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The Battle for Leyte Gulf
October 23-26 1944

 Cleveland Class light Cruiser Houston in 1944

Cleveland Class Cruisers

The Cleveland Class was a development from the pre-war Brooklyn Class - essentially the Clevelands were updated Brooklyns.   They sacrificed one turret of the main armament with three 6-inch guns for an enhanced anti-aircraft armament.  27 of this class were eventually completed to the original design. The Clevelands were therefore built in larger numbers than any other cruiser class in history.  Two others (Fargo and Huntington) were completed to a modified design, with one large funnel and a more compact superstructure which improved the sky arcs of the AA guns.  Nine other ships which had been laid down as Cleveland Class cruisers were completed during the war as light fleet carriers of the Independence Class.

The Cleveland design was very successful.    The powerful anti-aircraft armament,  an attribute which was of increasing importance throughout the Pacific war,  was very well laid out,  the main armament was adequate  -  the design was in general very well-balanced.

The ships of this class proved themselves able to withstand very heavy battle-damage.   In particular,  Houston (pictured above) was torpedoed shortly before the Leyte landings,  during the great carrier raid on Formosa, and then torpedoed again while under tow,  but she survived.

Many ships of the class saw extensive action in the Pacific War,  including notably ClevelandMontpelierDenver and Columbia.   These four were in action together in the cruiser/destroyer action of Empress Augusta Bay during the Bougainville landings in  November 1943.   At Leyte Denver and Columbia were part of Oldendorf's force in the Battle of Surigao Strait,  and played a considerable role in the action  - Columbia fired a  total of 1,147 rounds  (in 18 minutes)  from her main armament during the main gunfire phase of the battle. Denver and Columbia then took part  in the pursuit of the withdrawing Japanese forces.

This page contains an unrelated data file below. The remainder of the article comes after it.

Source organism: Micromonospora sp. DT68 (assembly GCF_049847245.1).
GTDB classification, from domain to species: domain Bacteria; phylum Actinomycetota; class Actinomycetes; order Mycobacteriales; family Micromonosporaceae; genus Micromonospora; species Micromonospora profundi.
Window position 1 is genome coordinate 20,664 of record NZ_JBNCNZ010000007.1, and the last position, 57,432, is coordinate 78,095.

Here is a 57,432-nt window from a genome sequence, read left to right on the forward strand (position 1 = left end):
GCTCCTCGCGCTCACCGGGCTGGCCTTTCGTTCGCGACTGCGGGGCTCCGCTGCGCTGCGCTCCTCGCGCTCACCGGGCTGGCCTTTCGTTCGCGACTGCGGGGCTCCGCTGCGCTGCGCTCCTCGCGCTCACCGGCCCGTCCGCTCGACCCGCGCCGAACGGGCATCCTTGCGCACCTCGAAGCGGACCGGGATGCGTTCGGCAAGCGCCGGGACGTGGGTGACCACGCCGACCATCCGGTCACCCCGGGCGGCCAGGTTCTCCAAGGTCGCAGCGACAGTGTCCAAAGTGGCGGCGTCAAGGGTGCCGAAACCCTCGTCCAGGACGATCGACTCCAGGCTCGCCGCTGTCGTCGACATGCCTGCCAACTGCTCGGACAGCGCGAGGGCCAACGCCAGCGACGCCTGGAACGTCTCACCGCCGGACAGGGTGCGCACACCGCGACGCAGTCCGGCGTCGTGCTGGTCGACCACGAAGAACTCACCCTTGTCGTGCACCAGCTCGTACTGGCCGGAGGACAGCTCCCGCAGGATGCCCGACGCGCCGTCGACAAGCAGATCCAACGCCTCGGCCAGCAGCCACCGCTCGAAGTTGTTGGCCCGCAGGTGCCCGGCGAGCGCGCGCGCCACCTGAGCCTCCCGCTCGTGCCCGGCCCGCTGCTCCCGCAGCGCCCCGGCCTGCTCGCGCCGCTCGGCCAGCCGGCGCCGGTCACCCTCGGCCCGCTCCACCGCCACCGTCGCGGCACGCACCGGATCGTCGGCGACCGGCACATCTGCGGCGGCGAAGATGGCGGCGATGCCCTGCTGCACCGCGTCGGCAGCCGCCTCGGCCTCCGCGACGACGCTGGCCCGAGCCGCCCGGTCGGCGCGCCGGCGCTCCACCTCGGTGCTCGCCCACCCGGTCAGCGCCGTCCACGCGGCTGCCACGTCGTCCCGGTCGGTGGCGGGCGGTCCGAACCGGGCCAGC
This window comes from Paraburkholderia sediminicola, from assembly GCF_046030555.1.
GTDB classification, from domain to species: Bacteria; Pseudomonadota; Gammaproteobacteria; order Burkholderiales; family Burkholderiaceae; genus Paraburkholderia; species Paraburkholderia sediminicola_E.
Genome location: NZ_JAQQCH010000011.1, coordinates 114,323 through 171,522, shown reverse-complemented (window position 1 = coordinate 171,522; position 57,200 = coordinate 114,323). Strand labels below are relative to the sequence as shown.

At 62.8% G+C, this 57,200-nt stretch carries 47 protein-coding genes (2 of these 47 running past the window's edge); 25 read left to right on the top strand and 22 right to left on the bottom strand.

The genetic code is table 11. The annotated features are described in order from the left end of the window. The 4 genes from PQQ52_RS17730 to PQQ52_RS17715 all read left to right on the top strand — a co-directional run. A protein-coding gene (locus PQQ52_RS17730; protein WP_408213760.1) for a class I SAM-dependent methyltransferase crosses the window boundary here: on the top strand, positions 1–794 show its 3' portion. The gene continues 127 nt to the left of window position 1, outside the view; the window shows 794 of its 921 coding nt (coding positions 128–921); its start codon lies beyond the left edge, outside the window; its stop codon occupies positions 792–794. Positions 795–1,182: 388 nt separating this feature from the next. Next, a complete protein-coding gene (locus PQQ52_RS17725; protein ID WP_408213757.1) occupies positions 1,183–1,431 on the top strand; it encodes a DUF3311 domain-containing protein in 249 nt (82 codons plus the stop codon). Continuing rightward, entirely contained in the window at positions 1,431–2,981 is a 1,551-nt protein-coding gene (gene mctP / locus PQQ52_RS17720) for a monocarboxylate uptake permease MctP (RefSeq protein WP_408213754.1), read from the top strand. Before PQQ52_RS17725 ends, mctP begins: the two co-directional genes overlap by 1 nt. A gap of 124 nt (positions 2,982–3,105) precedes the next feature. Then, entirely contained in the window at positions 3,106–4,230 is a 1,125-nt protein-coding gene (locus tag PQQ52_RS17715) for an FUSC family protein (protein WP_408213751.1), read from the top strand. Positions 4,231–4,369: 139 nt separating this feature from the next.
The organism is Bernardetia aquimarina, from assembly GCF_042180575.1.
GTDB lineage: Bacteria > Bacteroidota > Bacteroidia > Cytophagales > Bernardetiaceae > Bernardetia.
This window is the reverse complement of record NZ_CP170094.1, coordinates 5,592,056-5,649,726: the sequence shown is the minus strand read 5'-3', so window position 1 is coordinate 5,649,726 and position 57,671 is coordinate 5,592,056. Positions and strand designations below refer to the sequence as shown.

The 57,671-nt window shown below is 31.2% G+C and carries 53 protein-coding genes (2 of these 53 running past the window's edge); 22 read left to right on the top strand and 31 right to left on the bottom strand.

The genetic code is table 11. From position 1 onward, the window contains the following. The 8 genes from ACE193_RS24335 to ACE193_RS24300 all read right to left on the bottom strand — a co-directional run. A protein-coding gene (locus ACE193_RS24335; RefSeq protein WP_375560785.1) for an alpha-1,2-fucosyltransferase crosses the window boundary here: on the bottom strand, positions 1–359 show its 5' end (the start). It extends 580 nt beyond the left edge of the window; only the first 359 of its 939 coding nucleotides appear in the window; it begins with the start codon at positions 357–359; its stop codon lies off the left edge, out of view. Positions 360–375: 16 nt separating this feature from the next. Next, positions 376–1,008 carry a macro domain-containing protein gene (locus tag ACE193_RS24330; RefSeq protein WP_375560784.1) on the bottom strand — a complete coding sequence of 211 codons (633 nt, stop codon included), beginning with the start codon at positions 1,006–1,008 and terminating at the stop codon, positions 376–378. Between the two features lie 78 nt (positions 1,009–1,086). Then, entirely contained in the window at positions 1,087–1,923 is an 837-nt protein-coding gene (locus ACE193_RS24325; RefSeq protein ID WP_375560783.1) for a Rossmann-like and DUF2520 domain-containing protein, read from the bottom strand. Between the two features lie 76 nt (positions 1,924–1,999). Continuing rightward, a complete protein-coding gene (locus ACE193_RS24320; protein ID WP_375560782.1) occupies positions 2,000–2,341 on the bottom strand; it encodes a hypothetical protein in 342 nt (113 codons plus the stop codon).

Columbia in Surigao Strait - 3 January 1945 - en route to Lingayen Gulf

Other Cleveland Class ships were in action in the air-sea battles of 24 October 1944,  Birmingham being badly damaged alongside the light carrier Princeton when giving assistance to the carrier. Mobile and Santa Fe took part in the closing action of the Battle for Leyte Gulf,  in Rear Admiral Du Bose's pursuit group operating against the Japanese northern force off Cape Engano (Santa Fe being DuBose's flagship).

At Lingayen Gulf in the following January Columbia  -  veteran of Empress Augusta Bay and Surigao Strait  -  remained on station,  carrying out her assigned shore bombardment duties,  despite having been hit by three kamikaze aircraft and badly damaged.

  Class Data

Standard Displacement - 10,000 tons

Main armament - 12 x 6-inch guns in four triple turrets

Secondary armament - 12 x 5-inch 38-calibre guns in six twin turrets

Light AA armament - 28 x 40mm + up to 28 x 20mm

Machinery - Geared turbines, 4 shafts

Speed - 33 knots

Complement - 1,200 +

Aircraft - 4

The Japanese Southern Force

Composition of the Allied force in the Surigao Strait battle

The Seventh Fleet Battle Line

The US Seventh Fleet

The US Third Fleet

The Fast Carrier Task Force and its ships

 USS Enterprise - CV6 - fast carrier

Essex Class fast carriers

Independence Class light carriers

Casablanca Class escort carriers

Links to other sites dealing with the battle or with related subjects

Battle for Leyte Gulf